Thousands of jobs have been created in the smart grid sector, to fill gaps in maintenance, manufacture and installation, and upgrade.

Specific roles in this area include communications, project management, electrical engineering, mechanical engineering and software engineering.

Benefits of Smart Grid: Job Creation (Credit: Department of Foreign Affairs and Trade 2011 .CC BY 2.0.)
Benefits of Smart Grid: Job Creation (Credit: Department of Foreign Affairs and Trade 2011 .CC BY 2.0.)



Benefits of smart grid are;

1. Improved Reliability

2. Seamless Integration

3. Smart Home Usage

4. Reduction of Carbon Footprint

5. Optimization of Renewable Technology

6. Cost Reduction

7. Job Creation



1). Bansal, H.; Mathur, H. D. (2012). “Distributed Generation Integration in Smart Grid Technologies.” EESDM. Available at: https://www.researchgate.net/publication/316989999_Distributed_Generation_Integration_in_Smart_Grid_Technologies. (Accessed 8 September 2022).

2). Dhend, M.; Chile, R. H. (2017). “Fault Diagnosis of Smart Grid Distribution System by Using Smart Sensors and Symlet Wavelet Function.” Journal of Electronic Testing 33(2). Available at: https://doi.org/10.1007/s10836-017-5658-9. (Accessed 8 September 2022).

3). Karnouskos, S. (2013). “Smart houses in the smart grid and the search for value-added services in the cloud of things era.” Industrial Technology (ICIT), 2013 IEEE International. Available at: https://doi.org/10.1109/ICIT.2013.6505988. (Accessed 8 September 2022).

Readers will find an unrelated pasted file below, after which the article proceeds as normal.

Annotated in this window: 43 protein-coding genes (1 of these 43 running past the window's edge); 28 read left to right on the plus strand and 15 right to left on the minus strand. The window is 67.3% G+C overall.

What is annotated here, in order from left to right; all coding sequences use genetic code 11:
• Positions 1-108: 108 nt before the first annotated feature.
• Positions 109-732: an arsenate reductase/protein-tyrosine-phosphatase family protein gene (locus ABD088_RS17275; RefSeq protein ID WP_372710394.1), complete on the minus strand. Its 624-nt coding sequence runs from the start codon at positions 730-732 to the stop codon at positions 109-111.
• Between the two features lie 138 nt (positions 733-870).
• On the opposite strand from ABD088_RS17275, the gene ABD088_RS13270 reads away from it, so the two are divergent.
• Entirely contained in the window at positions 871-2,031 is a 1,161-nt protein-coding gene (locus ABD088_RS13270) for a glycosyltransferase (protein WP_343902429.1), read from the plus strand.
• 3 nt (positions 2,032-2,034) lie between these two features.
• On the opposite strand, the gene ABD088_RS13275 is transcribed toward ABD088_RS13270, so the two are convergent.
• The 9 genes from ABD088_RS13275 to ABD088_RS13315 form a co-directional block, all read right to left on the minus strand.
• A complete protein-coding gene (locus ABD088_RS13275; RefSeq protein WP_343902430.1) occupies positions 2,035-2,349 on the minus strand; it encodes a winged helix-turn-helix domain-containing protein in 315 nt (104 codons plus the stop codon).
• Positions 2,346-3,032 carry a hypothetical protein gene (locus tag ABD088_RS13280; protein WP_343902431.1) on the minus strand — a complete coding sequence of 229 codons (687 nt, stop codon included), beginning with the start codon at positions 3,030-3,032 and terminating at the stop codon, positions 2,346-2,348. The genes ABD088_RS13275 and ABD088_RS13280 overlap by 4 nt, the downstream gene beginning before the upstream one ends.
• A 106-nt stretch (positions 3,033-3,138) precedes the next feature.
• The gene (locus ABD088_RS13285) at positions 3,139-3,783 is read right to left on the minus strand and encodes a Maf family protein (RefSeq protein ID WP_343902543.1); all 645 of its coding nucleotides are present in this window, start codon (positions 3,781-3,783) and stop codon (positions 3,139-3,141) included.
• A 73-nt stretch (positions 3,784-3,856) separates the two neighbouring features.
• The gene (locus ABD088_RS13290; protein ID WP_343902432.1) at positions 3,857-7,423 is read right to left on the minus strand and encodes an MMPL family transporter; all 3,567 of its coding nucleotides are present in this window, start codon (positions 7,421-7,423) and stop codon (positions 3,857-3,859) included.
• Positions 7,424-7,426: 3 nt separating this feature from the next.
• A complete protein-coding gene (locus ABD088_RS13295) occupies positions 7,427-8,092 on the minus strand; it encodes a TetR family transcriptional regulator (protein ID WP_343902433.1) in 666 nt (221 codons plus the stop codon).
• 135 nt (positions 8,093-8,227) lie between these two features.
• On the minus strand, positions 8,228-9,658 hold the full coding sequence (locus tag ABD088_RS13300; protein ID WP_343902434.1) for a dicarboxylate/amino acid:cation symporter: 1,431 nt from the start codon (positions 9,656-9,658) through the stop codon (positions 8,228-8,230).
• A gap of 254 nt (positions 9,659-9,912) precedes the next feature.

4). Klaimi, J.; Rahim-Amoud, R.; Merghem-Boulahia, L.; Jrad, A. (2016). “Energy Management Algorithms in Smart Grids : State of the Art and Emerging Trends.” International Journal of Artificial Intelligence & Applications 7(4):25-45. Available at: https://doi.org/10.5121/ijaia.2016.7403. (Accessed 8 September 2022).

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6). Rahman, G.; Bin, F.; Chowdhury, R.; Abdulla, M.; Mamun, A.; Hasan, R.; Mahfuz, S. (2013). “Summary of Smart Grid: Benefits and Issues.” International Journal of Scientific and Engineering Research 4(3):7. Available at: https://www.researchgate.net/publication/273758536_Summary_of_Smart_Grid_Benefits_and_Issues. (Accessed 8 September 2022).

7). Rathor, S.; Saxena, D. (2020). “Energy management system for smart grid: An overview and key issues.” International Journal of Energy Research 44(3). Available at: https://doi.org/10.1002/er.4883. (Accessed 8 September 2022).

8). Srivastava, A.; Kuppannagari, S. R.; Kannan, R.; Prasanna, V. (2019). “Minimizing Cost of Smart Grid Operations by Scheduling Mobile Energy Storage Systems.” Letters of the IEEE Computer Society PP(99):1-1. Available at: https://doi.org/10.1109/LOCS.2019.2931967. (Accessed 8 September 2022).

9). Strüker, J.; Dinther, C. (2012). “Demand Response in Smart Grids: Research Opportunities for the IS Discipline.” 18th Americas Conference on Information Systems (AMCIS), Seattle, Washington. Available at: https://www.researchgate.net/publication/297453314_Demand_Response_in_Smart_Grids_Research_Opportunities_for_the_IS_Discipline. (Accessed 8 September 2022).